Oh, Valentine’s Day. A time of year when we collectively become hyper-focused on relationships, getting reservations and the perfect gift that says “I love you”. As a couples therapist, I’m pretty obsessed with relationship health and creating a special space for connection and intimacy. As someone in a long term relationship, I’m well aware of the stress and pressure a holiday like this can bring.

Showing love and care extends so much further than a day or your wallet. So, I am here to share four “gifts” that you can bring to your relationship, all year round. I have fleshed out the what, the why, and the how for each one of these relationship habits. I recommend reading this with your partner over a nice box of chocolates. (Or whatever treat screams V-Day to you!)

1) Share Appreciations

What: Set a daily habit of saying at least one thing you appreciate about your partner.

Why: During the beginning phases of dating someone, we are more likely to ooze adorations and thanks onto our partners. You can thank brain chemicals, dopamine and norepinephrine for some of that. Over time, these verbal or physical communications tend to drop off. While a normal side effect of a long term relationship, this change can really diminish cohesion and intimacy.

With most of the couples I see in my therapy office, this absence of positive communication is an area of focus. At times, the positive communication has been largely replaced by an over communication of what isn’t appreciated. While letting your partner know what bothers you has its place, you shouldn’t do it in the absence of telling them what you appreciate about them.  In fact, leading relationship expert Dr. John Gottman recommends a 5:1 ratio when it comes to positive and negative communication. Sharing appreciation not only reminds you of why you chose them but also lets your partner know that they are safe and valued. This type of safety and security are the groundwork of healthy and sustainable intimacy.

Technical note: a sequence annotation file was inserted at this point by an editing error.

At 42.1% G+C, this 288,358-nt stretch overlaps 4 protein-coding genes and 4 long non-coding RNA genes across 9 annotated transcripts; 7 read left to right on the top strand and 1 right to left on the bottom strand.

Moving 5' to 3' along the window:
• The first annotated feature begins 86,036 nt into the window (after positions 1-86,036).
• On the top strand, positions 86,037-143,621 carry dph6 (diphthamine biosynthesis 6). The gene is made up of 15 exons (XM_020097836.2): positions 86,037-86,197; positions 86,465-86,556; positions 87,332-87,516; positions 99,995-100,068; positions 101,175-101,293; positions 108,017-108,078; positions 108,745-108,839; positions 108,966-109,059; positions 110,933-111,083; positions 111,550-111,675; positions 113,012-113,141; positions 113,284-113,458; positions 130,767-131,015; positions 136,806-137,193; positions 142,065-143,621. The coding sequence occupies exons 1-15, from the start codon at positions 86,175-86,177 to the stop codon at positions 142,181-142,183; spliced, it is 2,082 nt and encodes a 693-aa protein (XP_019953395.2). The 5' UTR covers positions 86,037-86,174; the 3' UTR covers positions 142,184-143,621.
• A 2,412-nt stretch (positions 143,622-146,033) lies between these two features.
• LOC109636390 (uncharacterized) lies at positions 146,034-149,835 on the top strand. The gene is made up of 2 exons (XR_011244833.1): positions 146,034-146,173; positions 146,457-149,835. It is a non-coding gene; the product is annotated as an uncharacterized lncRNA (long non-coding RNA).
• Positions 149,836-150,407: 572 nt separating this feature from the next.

How: The appreciation could be about a quality, a behavior or a specific action your partner has engaged in. Here is an example for each:

  • Quality: “I really love your sense of humor and how silly you are with me”

  • Behavior: “I appreciate how dedicated you are to keeping us financially stable. You work really hard.”

  • Specific Action: “Thank you so much for taking out the trash, you know how much I hate doing that!”

2) Give a 6-second Kiss

What: Set a daily habit of engaging in a 6-second kiss with your partner

Why: Kissing – while its historical origins are unknown (or my Google scholar search failed me) – has been a crucial part of relationships for centuries. It’s become a relationship ritual that signals love, passion and intimacy. Having rituals is an important part of connection, reliability and safety when it comes to relationships. However, what tends to happen in long term relationships is that the ritualistic kiss becomes a quick, unconscious and at times unremarkable occurrence.

A kiss has so much potential to stimulate some truly bonding hormones, including dopamine (responsible for a rush and high)  and oxytocin (responsible for bonding and connection). Dr. John Gottman asserts that this “ritual of connection” is important to re-establish attachment and protect the relationship from ruptures. In fact, he believes in its power so much that he assigns couples to engage in a 6-second kiss when they part and then they come back together as part of couples therapy.

The idea is, you are turning your attention towards an intentional kiss rather than an unconscious one. The 6 seconds allows for the kiss to cross the threshold from perfunctory to passionate. Using this 6-second kiss as a transitional juncture lets your partner know “you’re important to me, and when you come back to me at the end of the day, it’s an event. You matter to me”.

How: Make the conscious effort to share a 6-second kiss when you part from each other and when you return back together. Use mindfulness to bring special awareness to your partner and your connection when you are embracing. Subsequent passionate make-out session is optional.

3) Have a State of the Union Meeting

What: Set a weekly habit of having a State of the Union Meeting